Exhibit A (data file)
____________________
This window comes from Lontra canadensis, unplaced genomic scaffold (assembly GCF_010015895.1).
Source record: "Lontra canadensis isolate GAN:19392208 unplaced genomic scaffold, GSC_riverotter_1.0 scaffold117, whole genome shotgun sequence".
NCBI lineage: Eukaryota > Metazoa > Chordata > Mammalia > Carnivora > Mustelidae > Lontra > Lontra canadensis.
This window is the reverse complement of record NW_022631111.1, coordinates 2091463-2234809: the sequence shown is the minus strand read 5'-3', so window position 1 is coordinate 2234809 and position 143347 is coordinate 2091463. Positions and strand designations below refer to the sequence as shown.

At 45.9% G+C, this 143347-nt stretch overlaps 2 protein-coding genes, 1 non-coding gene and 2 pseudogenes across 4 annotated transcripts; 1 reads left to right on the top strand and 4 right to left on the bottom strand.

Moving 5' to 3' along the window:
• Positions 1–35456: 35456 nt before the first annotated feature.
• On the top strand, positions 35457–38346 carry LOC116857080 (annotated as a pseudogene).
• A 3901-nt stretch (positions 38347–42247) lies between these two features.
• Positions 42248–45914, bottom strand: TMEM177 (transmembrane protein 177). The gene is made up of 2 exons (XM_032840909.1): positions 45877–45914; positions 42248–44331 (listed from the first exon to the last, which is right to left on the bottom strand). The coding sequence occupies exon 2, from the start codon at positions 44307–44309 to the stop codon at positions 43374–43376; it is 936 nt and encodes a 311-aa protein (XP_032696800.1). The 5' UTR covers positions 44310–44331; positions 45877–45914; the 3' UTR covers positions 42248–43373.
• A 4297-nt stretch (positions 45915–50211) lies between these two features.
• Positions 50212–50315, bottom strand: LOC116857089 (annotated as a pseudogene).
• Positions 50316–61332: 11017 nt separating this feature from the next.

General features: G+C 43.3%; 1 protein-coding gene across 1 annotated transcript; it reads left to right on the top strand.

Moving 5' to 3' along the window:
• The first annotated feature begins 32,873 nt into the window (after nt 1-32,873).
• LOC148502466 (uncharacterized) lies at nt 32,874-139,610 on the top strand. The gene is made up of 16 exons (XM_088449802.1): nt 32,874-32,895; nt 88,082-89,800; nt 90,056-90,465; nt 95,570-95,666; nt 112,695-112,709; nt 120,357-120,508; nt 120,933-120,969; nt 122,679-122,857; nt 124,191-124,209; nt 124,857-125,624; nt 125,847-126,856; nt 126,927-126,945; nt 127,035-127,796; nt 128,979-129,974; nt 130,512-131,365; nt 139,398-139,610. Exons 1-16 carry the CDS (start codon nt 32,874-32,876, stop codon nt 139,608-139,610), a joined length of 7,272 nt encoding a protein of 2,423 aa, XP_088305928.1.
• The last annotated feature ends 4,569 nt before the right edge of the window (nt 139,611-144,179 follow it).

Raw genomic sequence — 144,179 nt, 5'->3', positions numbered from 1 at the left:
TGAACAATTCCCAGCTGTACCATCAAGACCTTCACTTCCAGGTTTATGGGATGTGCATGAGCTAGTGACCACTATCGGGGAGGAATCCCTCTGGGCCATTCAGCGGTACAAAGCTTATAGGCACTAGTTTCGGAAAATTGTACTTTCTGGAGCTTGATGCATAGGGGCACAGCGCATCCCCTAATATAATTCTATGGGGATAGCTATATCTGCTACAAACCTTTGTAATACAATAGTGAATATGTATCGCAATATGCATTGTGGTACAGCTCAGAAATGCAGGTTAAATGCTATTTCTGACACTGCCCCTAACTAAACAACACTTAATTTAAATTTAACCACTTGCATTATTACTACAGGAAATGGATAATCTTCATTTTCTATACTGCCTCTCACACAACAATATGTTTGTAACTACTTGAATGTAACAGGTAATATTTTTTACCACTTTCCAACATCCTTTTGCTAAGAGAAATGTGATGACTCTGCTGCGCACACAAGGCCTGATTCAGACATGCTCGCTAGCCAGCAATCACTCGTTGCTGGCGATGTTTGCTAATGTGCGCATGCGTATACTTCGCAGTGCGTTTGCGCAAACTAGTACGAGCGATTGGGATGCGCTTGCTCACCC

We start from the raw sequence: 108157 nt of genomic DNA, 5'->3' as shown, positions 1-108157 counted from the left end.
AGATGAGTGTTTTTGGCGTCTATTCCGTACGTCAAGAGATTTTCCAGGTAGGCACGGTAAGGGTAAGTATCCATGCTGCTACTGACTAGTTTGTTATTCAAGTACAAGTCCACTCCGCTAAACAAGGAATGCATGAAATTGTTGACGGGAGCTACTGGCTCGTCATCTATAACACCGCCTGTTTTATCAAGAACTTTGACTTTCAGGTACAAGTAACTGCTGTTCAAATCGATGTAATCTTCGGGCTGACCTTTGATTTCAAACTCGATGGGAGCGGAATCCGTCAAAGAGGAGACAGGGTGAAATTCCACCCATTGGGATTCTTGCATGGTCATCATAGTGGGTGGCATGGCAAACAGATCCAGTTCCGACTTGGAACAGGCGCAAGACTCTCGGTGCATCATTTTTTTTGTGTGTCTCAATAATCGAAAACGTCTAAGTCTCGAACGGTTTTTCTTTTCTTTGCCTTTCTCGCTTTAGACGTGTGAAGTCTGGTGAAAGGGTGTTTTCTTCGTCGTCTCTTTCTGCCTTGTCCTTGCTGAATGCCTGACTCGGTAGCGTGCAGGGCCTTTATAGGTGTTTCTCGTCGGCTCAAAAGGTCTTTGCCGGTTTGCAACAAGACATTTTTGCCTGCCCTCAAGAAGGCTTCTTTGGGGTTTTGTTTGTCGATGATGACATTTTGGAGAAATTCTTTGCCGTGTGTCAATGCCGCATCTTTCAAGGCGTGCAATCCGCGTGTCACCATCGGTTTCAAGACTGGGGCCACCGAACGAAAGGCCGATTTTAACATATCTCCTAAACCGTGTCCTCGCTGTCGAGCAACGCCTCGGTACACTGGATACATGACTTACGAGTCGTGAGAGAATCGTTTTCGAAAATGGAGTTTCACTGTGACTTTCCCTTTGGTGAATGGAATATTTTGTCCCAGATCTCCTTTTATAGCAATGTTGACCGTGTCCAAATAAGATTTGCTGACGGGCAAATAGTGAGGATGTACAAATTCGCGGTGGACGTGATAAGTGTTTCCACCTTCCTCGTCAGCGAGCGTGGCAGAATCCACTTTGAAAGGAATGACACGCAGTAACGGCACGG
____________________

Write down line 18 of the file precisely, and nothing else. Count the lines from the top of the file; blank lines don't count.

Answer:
• The last annotated feature ends 4,569 nt before the right edge of the window (nt 139,611-144,179 follow it).